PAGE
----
[NFB-Braille-Discussion] Braille transcribing question

Dean Martineau topdot at gmail.com
Fri Dec 13 22:37:40 UTC 2019

I'm almost positive they were hand-transcribed.  It's amazing the devotion
of those transcribers in the Perkins days.  

-----Original Message-----
From: NFB-Braille-Discussion <nfb-braille-discussion-bounces at nfbnet.org> On
Behalf Of Josh Kennedy via NFB-Braille-Discussion
Sent: Friday, December 13, 2019 5:32 PM
To: nfb-braille-discussion at nfbnet.org
Cc: Josh Kennedy <joshknnd1982 at gmail.com>
Subject: [NFB-Braille-Discussion] Braille transcribing question

When I was in elementary school back in the early 1990s through 1995 or so,
all my textbooks were in braille including math. And they were mostly on
thermoform paper. In those math textbooks they had addition, subtraction,
multiplication and division problems and they were in columns across the
page. They wrote the math problems in braille like you would see them in
print. For example, if they wrote 3 times 4 equals 12. They used nemeth
braille, and before the problem they wrote the number of the problem in
literary braille with regular numbers with the number sign and the number in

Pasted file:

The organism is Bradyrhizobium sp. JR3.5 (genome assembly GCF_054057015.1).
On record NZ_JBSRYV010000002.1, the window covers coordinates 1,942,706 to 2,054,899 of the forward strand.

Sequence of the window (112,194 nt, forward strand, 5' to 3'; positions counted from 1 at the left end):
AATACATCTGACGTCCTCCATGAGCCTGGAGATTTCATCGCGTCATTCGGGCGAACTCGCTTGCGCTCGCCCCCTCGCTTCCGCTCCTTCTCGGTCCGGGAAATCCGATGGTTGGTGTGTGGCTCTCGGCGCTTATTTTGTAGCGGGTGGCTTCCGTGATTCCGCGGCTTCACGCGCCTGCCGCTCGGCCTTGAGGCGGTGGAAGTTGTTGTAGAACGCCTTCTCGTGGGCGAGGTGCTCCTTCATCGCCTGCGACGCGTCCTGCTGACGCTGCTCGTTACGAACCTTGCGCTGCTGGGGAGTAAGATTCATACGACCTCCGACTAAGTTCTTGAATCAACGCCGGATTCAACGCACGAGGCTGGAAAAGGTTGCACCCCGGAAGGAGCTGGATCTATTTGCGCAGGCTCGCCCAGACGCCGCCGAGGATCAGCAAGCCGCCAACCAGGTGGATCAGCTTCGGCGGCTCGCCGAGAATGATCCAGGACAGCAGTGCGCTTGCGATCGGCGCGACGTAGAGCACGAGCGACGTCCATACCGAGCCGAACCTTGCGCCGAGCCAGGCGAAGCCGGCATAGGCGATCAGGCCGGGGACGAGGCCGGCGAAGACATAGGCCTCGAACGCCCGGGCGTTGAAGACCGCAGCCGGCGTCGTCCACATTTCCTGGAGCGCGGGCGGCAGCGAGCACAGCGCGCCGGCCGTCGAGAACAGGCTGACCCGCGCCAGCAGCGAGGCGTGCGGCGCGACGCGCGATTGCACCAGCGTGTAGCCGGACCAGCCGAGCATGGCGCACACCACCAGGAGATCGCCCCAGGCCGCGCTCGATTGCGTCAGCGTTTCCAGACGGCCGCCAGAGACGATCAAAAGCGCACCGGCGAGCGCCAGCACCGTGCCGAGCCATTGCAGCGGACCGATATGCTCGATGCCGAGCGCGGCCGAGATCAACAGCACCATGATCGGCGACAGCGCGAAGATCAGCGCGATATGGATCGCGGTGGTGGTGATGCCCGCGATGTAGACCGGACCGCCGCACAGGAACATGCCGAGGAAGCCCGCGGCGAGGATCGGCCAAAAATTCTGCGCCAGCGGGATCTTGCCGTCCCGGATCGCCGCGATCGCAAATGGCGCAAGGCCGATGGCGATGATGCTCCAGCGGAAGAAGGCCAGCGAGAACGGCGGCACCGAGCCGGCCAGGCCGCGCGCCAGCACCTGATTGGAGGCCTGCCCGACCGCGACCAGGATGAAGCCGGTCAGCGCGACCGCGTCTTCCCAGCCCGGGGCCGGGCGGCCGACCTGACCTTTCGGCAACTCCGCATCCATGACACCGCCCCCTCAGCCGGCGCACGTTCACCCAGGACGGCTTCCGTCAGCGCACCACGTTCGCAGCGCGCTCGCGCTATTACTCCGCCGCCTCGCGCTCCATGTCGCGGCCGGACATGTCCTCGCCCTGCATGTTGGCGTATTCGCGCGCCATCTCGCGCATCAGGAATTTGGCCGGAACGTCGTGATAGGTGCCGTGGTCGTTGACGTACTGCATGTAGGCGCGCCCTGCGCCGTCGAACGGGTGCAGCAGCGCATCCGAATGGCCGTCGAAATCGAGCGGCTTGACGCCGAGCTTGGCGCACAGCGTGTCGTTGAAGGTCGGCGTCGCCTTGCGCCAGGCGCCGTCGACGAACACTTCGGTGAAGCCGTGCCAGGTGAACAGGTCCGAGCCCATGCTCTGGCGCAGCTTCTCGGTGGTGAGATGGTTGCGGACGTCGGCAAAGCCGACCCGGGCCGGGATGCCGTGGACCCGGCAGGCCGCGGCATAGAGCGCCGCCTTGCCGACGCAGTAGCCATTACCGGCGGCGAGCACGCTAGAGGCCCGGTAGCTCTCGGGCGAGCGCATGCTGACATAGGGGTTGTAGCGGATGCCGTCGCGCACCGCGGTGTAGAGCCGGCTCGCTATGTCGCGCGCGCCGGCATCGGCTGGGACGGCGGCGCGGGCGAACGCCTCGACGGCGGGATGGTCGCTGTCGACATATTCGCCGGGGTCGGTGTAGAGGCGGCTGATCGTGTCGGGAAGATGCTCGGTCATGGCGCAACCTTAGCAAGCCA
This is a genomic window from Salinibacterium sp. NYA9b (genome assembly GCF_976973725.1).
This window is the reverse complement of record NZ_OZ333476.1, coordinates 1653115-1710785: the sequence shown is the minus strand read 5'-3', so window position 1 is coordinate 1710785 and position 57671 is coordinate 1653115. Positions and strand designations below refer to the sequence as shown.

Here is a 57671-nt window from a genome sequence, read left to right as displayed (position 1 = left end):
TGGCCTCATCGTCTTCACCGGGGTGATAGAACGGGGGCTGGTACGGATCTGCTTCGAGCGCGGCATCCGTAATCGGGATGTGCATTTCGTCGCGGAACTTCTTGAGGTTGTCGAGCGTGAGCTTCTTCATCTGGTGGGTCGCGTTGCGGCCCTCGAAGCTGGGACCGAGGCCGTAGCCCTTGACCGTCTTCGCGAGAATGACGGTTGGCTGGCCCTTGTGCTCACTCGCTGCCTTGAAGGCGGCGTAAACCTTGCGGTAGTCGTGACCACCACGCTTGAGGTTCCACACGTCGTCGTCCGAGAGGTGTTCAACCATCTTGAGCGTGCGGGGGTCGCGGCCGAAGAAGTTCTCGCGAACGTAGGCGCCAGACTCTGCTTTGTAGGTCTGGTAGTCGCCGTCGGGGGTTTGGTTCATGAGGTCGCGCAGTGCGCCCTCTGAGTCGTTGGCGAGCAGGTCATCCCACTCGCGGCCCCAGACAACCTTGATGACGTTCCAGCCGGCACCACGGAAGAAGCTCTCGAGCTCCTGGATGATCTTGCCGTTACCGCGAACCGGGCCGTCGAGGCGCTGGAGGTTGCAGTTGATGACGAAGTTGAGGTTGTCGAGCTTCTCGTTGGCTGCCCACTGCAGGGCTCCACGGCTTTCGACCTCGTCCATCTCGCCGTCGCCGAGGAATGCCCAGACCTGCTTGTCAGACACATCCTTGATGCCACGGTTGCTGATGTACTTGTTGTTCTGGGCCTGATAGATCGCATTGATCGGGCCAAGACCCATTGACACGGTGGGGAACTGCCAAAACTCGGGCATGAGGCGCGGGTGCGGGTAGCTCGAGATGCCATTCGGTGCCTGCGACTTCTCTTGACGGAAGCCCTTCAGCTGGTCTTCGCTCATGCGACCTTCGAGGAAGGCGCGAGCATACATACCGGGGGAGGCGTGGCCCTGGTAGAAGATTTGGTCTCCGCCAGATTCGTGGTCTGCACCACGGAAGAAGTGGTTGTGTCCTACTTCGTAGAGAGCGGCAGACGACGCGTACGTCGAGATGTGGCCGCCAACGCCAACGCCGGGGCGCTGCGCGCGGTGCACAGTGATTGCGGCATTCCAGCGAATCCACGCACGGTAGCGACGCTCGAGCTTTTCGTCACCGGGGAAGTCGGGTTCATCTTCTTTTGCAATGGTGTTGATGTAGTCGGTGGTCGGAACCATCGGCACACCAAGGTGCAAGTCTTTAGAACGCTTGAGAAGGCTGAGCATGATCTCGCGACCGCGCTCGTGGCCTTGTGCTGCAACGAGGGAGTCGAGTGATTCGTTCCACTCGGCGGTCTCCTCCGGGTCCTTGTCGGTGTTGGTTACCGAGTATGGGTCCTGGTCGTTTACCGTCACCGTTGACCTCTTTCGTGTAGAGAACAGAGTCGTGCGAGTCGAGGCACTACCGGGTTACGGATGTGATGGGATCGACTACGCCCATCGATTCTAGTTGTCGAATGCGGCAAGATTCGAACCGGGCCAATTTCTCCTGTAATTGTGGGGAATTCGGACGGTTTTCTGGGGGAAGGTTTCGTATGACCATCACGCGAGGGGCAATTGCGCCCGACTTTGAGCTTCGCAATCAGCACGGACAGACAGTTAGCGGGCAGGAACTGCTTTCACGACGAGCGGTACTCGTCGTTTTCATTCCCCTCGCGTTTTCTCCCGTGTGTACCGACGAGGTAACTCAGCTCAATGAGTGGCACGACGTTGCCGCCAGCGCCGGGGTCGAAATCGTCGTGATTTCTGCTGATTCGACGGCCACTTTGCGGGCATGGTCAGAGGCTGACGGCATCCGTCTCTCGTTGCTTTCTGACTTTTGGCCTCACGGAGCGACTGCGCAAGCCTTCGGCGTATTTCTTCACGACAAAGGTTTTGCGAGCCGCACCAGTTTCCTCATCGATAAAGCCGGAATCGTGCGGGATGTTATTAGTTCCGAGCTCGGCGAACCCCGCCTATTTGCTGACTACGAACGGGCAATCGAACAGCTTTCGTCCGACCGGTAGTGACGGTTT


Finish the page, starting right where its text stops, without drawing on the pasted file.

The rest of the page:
the upper part of the cell, sometimes they used nemeth in the higher grades
with a period represented by dots 4-5-6 2-5-6. 
Then a space, then they would use nemeth with no number signs and write in a
vertical column down the page, 3, then on the next line, dot4, dots 1-6 and
the nemeth number4 dots 2-5-6.
And on the next line they wrote 4 to 6 dashes, dots 3-6.
And on the last line if it was a sample problem they wrote the answer, also
in dropped nemeth braille with no number sign.
My question is how did they do this? Was almost the whole math book written
with a perkins brailler and the drawings of geometric shapes done with a
tactile maps kit on aluminum sheets, and them thermoformed? Or did mega-dots
translator have the ability to do math in columns and the transcriber just
hand-drew any tactile shapes like circles and triangles and other such
things? I am curious as to how my books were made back then. I just had to
read them and do the work and did not think much about it. But now curiosity
has the best of me and I wonder how such complex books were made and what
equipment those transcribers used? 


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